What Are Frost And Cold Germs?

At the latest when you want to grow plants such as wild garlic or peonies from seeds, you will be confronted with the special requirements of cold germs. In this article, we explain what frost and cold germinators are and how you can reliably germinate their seeds.

Definition of cold and frost germs

Cold germs are plants whose seeds need a week-long cold stimulus to sprout. The seeds are initially in a resting phase (dormant). The seed dormancy in cold germs is almost always triggered by a highly concentrated plant hormone (abscisic acid) inside. It prevents the cold-sensitive plants from germinating in autumn and the tender young plants from freezing to death in the subsequent frost period.

The seeds survive the winter months outdoors. During this time, the abscisic acid is gradually degraded. As soon as the temperatures rise again, the level of the plant hormone has fallen so far that the seed sprout.

The term cold germs include frost and cold germs. However, frost germs require significantly lower temperatures for seed dormancy to break through than cool germs, which are adapted to moderate climates.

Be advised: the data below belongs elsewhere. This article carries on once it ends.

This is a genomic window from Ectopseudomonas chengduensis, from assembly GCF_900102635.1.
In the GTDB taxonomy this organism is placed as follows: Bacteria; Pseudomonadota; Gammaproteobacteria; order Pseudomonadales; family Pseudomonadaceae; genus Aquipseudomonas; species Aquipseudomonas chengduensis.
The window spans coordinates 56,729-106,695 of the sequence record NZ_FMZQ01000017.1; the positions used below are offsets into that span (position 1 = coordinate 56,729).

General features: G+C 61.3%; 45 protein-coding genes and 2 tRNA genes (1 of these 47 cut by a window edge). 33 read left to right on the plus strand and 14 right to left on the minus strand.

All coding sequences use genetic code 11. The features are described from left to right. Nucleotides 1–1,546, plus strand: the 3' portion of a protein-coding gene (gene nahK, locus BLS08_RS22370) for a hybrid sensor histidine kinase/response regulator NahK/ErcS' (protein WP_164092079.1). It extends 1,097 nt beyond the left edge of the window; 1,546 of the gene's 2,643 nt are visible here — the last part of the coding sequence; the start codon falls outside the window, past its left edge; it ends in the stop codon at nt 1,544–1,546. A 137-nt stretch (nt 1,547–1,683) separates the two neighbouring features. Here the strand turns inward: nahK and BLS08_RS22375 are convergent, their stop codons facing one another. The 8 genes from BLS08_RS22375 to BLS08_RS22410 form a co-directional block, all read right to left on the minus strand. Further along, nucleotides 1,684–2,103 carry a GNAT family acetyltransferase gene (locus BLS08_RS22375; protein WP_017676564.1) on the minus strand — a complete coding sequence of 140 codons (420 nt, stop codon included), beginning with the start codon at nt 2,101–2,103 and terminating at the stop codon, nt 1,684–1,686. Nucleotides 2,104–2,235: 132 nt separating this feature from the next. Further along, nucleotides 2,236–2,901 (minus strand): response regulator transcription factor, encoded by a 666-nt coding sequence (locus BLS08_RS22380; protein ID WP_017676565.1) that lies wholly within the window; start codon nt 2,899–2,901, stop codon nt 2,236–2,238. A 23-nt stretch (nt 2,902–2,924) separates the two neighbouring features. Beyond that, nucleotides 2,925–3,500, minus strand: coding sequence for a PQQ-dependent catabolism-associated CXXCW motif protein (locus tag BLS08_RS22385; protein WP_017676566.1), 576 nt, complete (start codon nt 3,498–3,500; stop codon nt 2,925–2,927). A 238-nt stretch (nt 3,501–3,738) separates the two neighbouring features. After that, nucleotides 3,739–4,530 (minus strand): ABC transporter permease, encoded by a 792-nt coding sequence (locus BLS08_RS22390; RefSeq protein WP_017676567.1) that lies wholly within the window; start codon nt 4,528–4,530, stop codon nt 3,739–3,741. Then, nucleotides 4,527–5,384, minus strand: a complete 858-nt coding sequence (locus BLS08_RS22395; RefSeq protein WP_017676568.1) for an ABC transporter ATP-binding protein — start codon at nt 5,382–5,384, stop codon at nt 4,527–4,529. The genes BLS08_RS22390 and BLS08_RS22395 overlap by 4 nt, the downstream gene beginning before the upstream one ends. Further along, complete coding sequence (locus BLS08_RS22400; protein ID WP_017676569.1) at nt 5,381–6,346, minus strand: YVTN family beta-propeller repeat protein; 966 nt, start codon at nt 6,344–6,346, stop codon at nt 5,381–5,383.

Which plants are typical cold germs

There are both vegetables and ornamental plants and trees that are among the cold germs:

  • wild garlic
  • chives
  • dill
  • sage
  • arnica
  • hazelnut
  • apple tree
  • Stone fruit such as cherries, plums, or mirabelle plums
  • Poppy
  • cornflowers
  • violet
  • snapdragons
  • Christmas rose
  • flame flower (phlox)
  • cowslip
  • forget Me Not
  • lavender

Sow cold germs

There are two ways to get cold germs to germinate reliably:

Sowing in autumn

Sow cold germs in November directly in the bed or in a seed container that you simply leave outside. Mark the spot with a plant label so that you can distinguish the germinating seed from weeds in spring.

During the winter months, you don’t have to worry about the seeds. When temperatures rise in spring, the seeds begin to germinate.

Stratify cold germs in the refrigerator

To break the cold dormancy, you can also store the seeds in the refrigerator for a few weeks. To do this, proceed as follows:

  • Fill a freezer bag with two parts potting soil and one part sand.
  • Add the seeds and mix thoroughly.
  • Moisten the mixture slightly.
  • Place the open foil bag in the vegetable compartment of the refrigerator.
  • Make sure the mixture doesn’t dry out and shake it up once a week.
  • When it gets warmer outside, sow the stratified seeds outdoors.
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Written by John Myers

Professional Chef with 25 years of industry experience at the highest levels. Restaurant owner. Beverage Director with experience creating world-class nationally recognized cocktail programs. Food writer with a distinctive Chef-driven voice and point of view.

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